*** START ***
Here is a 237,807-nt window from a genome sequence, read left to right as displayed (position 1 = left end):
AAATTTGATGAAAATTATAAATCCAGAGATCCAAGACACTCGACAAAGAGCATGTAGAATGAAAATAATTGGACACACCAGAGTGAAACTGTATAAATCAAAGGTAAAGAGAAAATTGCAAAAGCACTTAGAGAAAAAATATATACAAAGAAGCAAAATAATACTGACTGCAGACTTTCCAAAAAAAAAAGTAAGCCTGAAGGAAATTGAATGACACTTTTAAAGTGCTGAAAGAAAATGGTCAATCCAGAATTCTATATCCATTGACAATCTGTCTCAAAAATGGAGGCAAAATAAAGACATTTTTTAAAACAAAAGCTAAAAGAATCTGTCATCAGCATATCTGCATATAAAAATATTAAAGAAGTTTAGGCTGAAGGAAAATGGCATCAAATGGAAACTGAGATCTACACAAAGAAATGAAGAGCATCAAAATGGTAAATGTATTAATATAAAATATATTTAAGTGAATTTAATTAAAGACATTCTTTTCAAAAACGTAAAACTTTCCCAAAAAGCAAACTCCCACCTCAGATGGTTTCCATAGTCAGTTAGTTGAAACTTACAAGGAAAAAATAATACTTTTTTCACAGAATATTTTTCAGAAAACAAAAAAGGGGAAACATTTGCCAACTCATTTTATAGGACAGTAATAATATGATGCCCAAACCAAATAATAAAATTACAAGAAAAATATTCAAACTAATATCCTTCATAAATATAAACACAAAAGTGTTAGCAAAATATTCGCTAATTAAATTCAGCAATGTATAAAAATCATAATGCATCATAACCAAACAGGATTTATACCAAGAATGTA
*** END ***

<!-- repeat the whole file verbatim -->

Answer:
Here is a 237,807-nt window from a genome sequence, read left to right as displayed (position 1 = left end):
AAATTTGATGAAAATTATAAATCCAGAGATCCAAGACACTCGACAAAGAGCATGTAGAATGAAAATAATTGGACACACCAGAGTGAAACTGTATAAATCAAAGGTAAAGAGAAAATTGCAAAAGCACTTAGAGAAAAAATATATACAAAGAAGCAAAATAATACTGACTGCAGACTTTCCAAAAAAAAAAGTAAGCCTGAAGGAAATTGAATGACACTTTTAAAGTGCTGAAAGAAAATGGTCAATCCAGAATTCTATATCCATTGACAATCTGTCTCAAAAATGGAGGCAAAATAAAGACATTTTTTAAAACAAAAGCTAAAAGAATCTGTCATCAGCATATCTGCATATAAAAATATTAAAGAAGTTTAGGCTGAAGGAAAATGGCATCAAATGGAAACTGAGATCTACACAAAGAAATGAAGAGCATCAAAATGGTAAATGTATTAATATAAAATATATTTAAGTGAATTTAATTAAAGACATTCTTTTCAAAAACGTAAAACTTTCCCAAAAAGCAAACTCCCACCTCAGATGGTTTCCATAGTCAGTTAGTTGAAACTTACAAGGAAAAAATAATACTTTTTTCACAGAATATTTTTCAGAAAACAAAAAAGGGGAAACATTTGCCAACTCATTTTATAGGACAGTAATAATATGATGCCCAAACCAAATAATAAAATTACAAGAAAAATATTCAAACTAATATCCTTCATAAATATAAACACAAAAGTGTTAGCAAAATATTCGCTAATTAAATTCAGCAATGTATAAAAATCATAATGCATCATAACCAAACAGGATTTATACCAAGAATGTA